Cleveland Hopkins Airport, a Continental hub, is justifiably nervous about its status now that United and Continental airlines have merged. The good news: You can wait for a decision on Hopkins' future at the Great Lakes Brewing Company near Gate C14. It offers a fabulous selection of superlative craft brews. And over by Gate D8, there's a branch of Obrycki's, the Maryland crab cake legend.
If you're looking for unique, look in Parma Heights, about four miles from Hopkins. That's where the Whip Coffee Shop (known locally as "The Whip") has been the go-to joint for 70 years. Breakfasts are best, but don't pass on the stuffed cabbage if it's on the specials menu. Locals adore the City Chicken, which most of us recognize as a kebab. (The Whip is at 6406 Pearl Road; 440-885-9849.)
Irish pub may not be what leaps to mind when you're thinking food and drink at Dallas/Fort Worth International, the fortress hub of American Airlines. But even blasé business travelers rave about Tigin in Terminal D. The all-day Irish breakfast is surprisingly authentic. The bangers and mash work nicely with a draft pint of Harp, Smithwick's, or Guinness. But if Dallas means BBQ to you, try the 'cue at Cousin's in either Terminal B or D. It's a Dallas favorite. And if you crave cajun-style fish, head for Pappadeaux Seafood Kitchen in Terminal A. As chains go, Pappadeaux does well.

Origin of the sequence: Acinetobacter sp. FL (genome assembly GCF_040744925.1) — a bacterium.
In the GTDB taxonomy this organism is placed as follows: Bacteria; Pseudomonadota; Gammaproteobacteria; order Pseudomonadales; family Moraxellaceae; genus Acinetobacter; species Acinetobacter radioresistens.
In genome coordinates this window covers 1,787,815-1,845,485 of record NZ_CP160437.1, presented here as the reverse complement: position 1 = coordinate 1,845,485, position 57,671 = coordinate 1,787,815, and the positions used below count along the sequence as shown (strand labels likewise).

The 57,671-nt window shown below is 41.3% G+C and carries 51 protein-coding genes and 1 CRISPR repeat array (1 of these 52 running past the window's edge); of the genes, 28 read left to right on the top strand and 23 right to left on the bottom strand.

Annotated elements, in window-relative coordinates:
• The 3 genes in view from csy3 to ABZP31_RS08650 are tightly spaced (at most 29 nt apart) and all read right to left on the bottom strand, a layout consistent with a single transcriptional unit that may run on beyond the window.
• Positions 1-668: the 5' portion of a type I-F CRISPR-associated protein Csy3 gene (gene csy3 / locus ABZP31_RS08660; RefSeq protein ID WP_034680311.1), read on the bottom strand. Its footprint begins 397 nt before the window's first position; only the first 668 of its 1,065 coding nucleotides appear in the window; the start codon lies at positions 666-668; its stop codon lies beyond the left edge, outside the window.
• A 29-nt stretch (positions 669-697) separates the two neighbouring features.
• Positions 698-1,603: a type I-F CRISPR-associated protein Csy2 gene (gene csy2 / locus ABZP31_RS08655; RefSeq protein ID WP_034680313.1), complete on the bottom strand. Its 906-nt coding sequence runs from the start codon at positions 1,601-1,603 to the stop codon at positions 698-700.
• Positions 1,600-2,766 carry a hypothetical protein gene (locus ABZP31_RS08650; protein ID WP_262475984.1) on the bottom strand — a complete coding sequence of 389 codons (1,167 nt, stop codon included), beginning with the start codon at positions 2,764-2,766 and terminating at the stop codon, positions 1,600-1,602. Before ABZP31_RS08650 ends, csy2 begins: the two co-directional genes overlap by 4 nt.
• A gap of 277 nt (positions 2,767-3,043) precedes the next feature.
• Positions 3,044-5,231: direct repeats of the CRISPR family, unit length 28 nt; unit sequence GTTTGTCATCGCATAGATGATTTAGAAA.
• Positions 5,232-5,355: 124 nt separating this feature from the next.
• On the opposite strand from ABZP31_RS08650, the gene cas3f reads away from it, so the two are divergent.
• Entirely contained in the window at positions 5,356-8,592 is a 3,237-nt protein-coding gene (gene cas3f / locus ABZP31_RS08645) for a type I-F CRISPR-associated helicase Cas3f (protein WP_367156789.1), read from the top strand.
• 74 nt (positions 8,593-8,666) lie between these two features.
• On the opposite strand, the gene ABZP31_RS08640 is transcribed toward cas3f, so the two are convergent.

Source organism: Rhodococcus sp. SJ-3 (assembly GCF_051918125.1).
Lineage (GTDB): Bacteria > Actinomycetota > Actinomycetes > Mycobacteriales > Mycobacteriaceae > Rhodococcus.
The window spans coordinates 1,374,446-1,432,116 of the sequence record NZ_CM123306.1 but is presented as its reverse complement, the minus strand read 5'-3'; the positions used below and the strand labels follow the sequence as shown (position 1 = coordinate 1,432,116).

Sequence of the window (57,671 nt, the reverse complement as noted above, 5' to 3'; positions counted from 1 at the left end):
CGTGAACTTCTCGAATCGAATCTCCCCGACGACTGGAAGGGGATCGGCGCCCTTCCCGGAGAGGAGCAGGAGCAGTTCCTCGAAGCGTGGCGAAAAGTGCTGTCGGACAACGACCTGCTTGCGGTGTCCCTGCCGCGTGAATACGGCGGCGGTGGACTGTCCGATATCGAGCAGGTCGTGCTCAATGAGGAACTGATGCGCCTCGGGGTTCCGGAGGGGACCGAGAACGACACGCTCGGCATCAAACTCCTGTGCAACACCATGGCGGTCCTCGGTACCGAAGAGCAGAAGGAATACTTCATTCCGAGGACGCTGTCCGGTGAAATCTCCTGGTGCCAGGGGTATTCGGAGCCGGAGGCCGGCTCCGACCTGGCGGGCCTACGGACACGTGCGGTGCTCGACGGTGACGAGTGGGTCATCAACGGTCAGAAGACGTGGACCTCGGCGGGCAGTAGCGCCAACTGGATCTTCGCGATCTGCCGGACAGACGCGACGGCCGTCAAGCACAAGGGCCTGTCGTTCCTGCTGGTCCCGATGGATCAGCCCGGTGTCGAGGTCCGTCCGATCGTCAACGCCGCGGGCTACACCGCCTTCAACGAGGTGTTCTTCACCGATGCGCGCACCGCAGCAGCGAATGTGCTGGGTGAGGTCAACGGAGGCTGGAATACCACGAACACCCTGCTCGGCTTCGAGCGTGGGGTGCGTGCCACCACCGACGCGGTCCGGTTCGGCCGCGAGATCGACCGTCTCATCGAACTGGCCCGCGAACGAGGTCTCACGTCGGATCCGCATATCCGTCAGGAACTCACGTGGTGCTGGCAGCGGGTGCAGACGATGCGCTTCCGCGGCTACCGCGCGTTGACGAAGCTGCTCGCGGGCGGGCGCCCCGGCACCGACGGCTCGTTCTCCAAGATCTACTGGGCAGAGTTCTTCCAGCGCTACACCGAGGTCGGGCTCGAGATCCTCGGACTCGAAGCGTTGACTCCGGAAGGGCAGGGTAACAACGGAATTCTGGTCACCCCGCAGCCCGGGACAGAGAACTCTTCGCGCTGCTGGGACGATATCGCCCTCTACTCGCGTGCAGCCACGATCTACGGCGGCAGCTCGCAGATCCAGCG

Since I once clocked the drive from the car-rental lot to the outer gate of DFW at nine miles, it might not be wise to venture off the airport any further than the slick Grand Hyatt DFW connected to Terminal D. It has a snappy, sophisticated bar (M Lounge), a surprisingly good all-day restaurant (Grand Met), and a 24/7 coffeehouse that offers (expensive) shots of Illy espresso.
Denver International Airport is the only American airport where three carriers--United, Southwest, and Frontier--still operate a hub. But beware of airports that list smoker's lounges in their dining list. Still, the Lefty's bars and restaurants on all three passenger concourses are serviceable. If you pass one selling a portobello mushroom sandwich, go for it. For a hopping good time, hit the New Belgium Hub on Concourse B. It's the airport branch of Colorado's justifiably famous New Belgium Brewing Company. Fat Tire Amber Ale is the signature pint, but there's always something new and interesting on tap.